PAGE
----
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A Timely Reminder of Bolton Wanderers’ Youth Problem

In light of Luca Connell’s impressive rise and with this week being the EFL’s Youth Development Week, we look at a worrying lack of youth at Bolton

Bristol City v Bolton Wanderers - FA Cup Fourth Round
Young midfielder Luca Connell offers a glimpse of what can be achieved by giving youngsters a first-team opportunity
Photo by Harry Trump/Getty Images

I recently started writing another article lamenting a lack of youth products coming through the ranks and establishing themselves in the first team at Bolton Wanderers. It’s safe to say this is a long-harboured gripe for Bolton fans, but I put it on the back-burner when we handed debuts to Luca Connell and Joe Pritchard.

However, today I spotted a statistic that raised serious concerns about the lack of youthfulness permeating Bolton’s struggling squad and ignited the need for this article - which is pretty timely given this week is the EFL’s Youth Development Week.

Bolton have given less minutes to players aged 23 or under than any team in the English Football League this season. Only 1,954 minutes - that’s a total of 21 matches - have been played by players under 23, of which the vast majority are thanks to loanee Joe Williams, who turned 22 in December, topped up by the recent handful of minutes for Connell, who won’t turn 18 until April, and Pritchard, who was 22 in September.

Credit to twitter.com/prospectwatch1 via twitter.com/theninetytwo_

This severe lack of youth is coupled by a worrying overload of age / experience / oldness. Indeed, the EIGHT oldest starting elevens fielded in the Championship this season all belong to Bolton Wanderers, according to data from TransferMarkt.

Bolton are the only team in the league to have fielded a squad with an average age of more than 30-years-old all season - a feat we’ve achieved on five separate occasions. And, of the 50 oldest starting elevens to start matches so far this campaign, 21 belong to Bolton.

Our oldest starting eleven had an average age of 30.8 in the 2-0 home defeat to West Brom last month, in which the youngest player was 26-year-old Sammy Ameobi. That’s closely followed by the 30.7 average age of the players that started the 1-1 draw at Rotherham United, which included Clayton Donaldson (34), Gary O’Neil (35) and Lloyd Dyer (36) among seven players aged 30 or older.

The ongoing youth debate

It’s pretty staggering that Connell has suddenly emerged as potentially our best player and certainly our best, most confident passer of the ball, given he only made his senior debut last month. So you have to question why he’s not played before now - yes, I know he’s only 17 - and, more importantly, whether other players in our youth teams are capable of making the step up.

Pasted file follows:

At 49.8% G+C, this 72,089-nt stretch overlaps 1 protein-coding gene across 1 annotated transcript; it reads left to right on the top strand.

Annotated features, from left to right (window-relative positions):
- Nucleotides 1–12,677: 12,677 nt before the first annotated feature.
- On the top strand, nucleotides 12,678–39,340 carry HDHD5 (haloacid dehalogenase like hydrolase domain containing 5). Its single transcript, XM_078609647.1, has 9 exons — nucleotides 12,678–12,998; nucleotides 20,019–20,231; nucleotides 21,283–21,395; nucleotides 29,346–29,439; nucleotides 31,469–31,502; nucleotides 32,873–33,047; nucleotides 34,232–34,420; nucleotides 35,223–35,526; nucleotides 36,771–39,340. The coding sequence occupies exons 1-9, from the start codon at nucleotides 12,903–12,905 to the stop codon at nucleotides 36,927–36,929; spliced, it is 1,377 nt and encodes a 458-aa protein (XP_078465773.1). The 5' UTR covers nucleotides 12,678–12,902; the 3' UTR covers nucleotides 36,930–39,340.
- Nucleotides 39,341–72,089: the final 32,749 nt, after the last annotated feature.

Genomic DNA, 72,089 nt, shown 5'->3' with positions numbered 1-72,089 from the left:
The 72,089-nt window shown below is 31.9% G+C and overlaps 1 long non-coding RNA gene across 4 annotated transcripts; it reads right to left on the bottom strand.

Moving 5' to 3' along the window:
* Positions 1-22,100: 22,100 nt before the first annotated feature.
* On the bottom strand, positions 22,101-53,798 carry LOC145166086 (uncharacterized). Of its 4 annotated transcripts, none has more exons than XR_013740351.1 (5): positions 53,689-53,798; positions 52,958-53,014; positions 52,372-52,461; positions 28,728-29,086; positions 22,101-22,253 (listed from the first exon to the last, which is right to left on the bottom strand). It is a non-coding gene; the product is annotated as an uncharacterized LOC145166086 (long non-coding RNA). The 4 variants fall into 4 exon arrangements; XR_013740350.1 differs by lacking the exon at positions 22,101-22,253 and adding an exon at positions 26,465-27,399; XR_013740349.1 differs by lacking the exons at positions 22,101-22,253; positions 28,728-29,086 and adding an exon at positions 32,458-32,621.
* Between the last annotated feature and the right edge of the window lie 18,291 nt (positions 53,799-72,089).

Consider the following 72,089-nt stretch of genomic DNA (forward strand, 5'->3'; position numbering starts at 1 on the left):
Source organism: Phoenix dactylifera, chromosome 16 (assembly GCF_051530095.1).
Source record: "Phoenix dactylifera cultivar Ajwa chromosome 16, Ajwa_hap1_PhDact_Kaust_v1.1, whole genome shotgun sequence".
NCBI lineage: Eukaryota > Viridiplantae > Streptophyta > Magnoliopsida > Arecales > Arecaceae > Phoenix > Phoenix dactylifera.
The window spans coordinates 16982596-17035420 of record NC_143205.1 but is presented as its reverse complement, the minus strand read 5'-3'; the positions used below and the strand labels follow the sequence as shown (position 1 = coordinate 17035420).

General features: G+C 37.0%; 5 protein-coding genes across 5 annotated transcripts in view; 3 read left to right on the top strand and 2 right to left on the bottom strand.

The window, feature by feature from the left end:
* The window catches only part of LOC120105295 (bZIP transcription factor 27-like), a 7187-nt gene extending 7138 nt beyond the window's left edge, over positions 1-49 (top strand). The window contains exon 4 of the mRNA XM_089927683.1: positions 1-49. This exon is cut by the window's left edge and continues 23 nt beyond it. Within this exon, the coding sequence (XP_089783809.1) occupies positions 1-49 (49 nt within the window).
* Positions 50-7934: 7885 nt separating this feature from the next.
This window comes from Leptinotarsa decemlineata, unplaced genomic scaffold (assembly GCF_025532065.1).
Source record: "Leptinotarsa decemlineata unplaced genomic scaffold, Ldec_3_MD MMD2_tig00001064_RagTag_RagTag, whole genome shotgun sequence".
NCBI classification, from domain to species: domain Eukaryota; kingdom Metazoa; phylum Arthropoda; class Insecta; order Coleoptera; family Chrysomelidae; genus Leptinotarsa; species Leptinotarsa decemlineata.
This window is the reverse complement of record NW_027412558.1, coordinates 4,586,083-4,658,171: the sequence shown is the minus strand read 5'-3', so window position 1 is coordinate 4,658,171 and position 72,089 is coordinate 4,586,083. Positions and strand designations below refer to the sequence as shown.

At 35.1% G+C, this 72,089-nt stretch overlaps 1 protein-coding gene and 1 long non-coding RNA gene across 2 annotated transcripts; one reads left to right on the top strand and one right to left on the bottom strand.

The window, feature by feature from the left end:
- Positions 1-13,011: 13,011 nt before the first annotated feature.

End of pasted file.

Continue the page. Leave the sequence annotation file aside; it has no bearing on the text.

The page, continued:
For example, having seen Clayton Donaldson extend his streak of league matches without scoring a goal to 33 - yes, a ‘striker’ that hasn’t scored in THIRTY-THREE league games - at the weekend, surely there must be a young striker capable of at least threatening the goal?

Bolton’s Under-23s side are currently fifth in the Professional Development League Group A, but have only scored 28 goals in their 20 matches. So perhaps not. However, they did win their league last season led by the goalscoring prowess of Connor Hall, who is now back at the club following a loan spell at Accrington Stanley - in which he didn’t score, incidentally.

I’m not convinced if Hall has what it takes to step up, but surely it’s at least worth putting him on the bench as an option and giving him a chance when Donaldson and Josh Magennis are struggling for goals?

We’ve seen other teams have great success in thrusting young players into the first-team. For example, promotion chasing Leeds United regularly have an array of youngsters in their matchday squad, including the impressive Jack Clarke.

The performances of Connell and Pritchard have proven that the innocence of youth can reap rewards. I firmly believe that their example can inspire other young players, and surely they can’t do any worse than the first-team players who’ve led us to our current plight?

Ongoing youth deprivation

If you’re interested in reading up on other articles we’ve published on Bolton’s ongoing youth issues, then check out the below:

In December 2017, we explored whether the likes of Connor Hall, Jeff King, Jake Turner, Alex Perry and Jack Earing could push for first-team places. The answer was s a resounding ‘No,’ given only Hall and Earing remain at the club 13 months later.

Then in February 2016, we looked at Bolton reaping the benefits of blooding young talents Josh Vela, Rob Holding and Zach Clough, and the next batch of youngsters in Alex Samizadeh, Jamie Thomas, Alex Finney, William Jaaskelainen and Oscar Threlkeld - who have all departed the club three years later.

And that followed this article back in May 2015, which looked at the emergence of Clough and Vela - who were both included a Daily Telegraph list of seven exciting youngsters outside the Premier League - alongside the likes of Tom Walker, Quade Taylor, Threlkeld, Holding, Thomas and Tyler Garratt - all of whom, unsurprisingly, are no longer at the club.